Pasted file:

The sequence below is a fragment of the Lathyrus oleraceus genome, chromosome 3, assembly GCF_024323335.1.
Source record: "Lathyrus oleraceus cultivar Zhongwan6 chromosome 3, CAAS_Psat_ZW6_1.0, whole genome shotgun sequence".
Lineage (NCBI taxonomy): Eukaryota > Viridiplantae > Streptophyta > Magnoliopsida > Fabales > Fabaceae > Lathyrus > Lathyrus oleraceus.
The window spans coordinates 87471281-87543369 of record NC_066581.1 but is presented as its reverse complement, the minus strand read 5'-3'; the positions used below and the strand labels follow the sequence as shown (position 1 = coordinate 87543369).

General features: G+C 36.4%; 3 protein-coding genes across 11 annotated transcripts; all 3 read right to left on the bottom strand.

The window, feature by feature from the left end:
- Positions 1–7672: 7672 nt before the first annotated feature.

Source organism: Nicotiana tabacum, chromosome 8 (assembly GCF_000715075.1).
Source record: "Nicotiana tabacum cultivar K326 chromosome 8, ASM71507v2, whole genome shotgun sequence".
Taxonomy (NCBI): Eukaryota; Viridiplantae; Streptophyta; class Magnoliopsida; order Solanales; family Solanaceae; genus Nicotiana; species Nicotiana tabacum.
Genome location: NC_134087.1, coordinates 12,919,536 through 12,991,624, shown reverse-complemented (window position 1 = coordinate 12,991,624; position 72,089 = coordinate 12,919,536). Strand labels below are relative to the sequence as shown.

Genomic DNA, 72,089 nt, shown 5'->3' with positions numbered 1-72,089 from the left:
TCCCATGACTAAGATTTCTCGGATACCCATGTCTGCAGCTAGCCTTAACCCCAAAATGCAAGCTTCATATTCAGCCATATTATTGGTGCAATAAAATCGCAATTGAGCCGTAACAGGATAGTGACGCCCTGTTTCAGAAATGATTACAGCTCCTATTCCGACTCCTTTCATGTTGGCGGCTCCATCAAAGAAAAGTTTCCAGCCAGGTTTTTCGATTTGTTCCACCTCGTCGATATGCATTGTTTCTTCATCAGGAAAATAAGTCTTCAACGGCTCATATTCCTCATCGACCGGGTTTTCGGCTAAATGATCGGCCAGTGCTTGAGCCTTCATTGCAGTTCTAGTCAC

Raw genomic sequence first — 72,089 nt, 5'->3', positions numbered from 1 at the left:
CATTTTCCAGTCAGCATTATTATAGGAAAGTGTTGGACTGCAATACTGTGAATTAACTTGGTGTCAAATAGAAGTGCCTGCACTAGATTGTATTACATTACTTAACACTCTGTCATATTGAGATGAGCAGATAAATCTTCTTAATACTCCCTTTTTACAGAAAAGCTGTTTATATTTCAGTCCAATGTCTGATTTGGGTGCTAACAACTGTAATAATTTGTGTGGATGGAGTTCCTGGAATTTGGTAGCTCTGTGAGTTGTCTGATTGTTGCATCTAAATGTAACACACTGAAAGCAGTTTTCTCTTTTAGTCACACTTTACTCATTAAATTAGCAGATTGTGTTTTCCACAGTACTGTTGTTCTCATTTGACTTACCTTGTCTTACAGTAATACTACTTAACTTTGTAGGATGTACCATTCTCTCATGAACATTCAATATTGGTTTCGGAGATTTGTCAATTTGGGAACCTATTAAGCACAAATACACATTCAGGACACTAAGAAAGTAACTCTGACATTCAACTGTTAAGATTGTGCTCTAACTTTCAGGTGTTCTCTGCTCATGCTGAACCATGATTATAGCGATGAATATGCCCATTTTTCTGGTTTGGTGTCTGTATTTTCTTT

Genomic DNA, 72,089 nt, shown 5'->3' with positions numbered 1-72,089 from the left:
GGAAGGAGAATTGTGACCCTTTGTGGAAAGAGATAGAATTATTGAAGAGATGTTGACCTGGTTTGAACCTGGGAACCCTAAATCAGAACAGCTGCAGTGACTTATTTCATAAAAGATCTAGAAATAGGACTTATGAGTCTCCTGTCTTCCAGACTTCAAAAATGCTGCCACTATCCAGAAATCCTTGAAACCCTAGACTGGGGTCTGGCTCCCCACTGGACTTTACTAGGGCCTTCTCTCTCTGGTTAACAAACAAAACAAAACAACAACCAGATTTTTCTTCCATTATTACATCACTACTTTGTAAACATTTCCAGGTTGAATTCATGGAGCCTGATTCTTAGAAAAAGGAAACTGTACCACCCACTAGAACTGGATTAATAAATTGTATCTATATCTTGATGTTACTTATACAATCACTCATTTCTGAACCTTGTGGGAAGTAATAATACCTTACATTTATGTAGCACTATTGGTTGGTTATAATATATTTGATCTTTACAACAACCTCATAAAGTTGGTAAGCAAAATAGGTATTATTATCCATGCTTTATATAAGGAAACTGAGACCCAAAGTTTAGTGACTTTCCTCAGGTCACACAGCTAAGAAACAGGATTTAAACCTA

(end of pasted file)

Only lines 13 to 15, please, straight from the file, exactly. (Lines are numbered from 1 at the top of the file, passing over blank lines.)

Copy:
TCCCATGACTAAGATTTCTCGGATACCCATGTCTGCAGCTAGCCTTAACCCCAAAATGCAAGCTTCATATTCAGCCATATTATTGGTGCAATAAAATCGCAATTGAGCCGTAACAGGATAGTGACGCCCTGTTTCAGAAATGATTACAGCTCCTATTCCGACTCCTTTCATGTTGGCGGCTCCATCAAAGAAAAGTTTCCAGCCAGGTTTTTCGATTTGTTCCACCTCGTCGATATGCATTGTTTCTTCATCAGGAAAATAAGTCTTCAACGGCTCATATTCCTCATCGACCGGGTTTTCGGCTAAATGATCGGCCAGTGCTTGAGCCTTCATTGCAGTTCTAGTCAC

Raw genomic sequence first — 72,089 nt, 5'->3', positions numbered from 1 at the left:
CATTTTCCAGTCAGCATTATTATAGGAAAGTGTTGGACTGCAATACTGTGAATTAACTTGGTGTCAAATAGAAGTGCCTGCACTAGATTGTATTACATTACTTAACACTCTGTCATATTGAGATGAGCAGATAAATCTTCTTAATACTCCCTTTTTACAGAAAAGCTGTTTATATTTCAGTCCAATGTCTGATTTGGGTGCTAACAACTGTAATAATTTGTGTGGATGGAGTTCCTGGAATTTGGTAGCTCTGTGAGTTGTCTGATTGTTGCATCTAAATGTAACACACTGAAAGCAGTTTTCTCTTTTAGTCACACTTTACTCATTAAATTAGCAGATTGTGTTTTCCACAGTACTGTTGTTCTCATTTGACTTACCTTGTCTTACAGTAATACTACTTAACTTTGTAGGATGTACCATTCTCTCATGAACATTCAATATTGGTTTCGGAGATTTGTCAATTTGGGAACCTATTAAGCACAAATACACATTCAGGACACTAAGAAAGTAACTCTGACATTCAACTGTTAAGATTGTGCTCTAACTTTCAGGTGTTCTCTGCTCATGCTGAACCATGATTATAGCGATGAATATGCCCATTTTTCTGGTTTGGTGTCTGTATTTTCTTT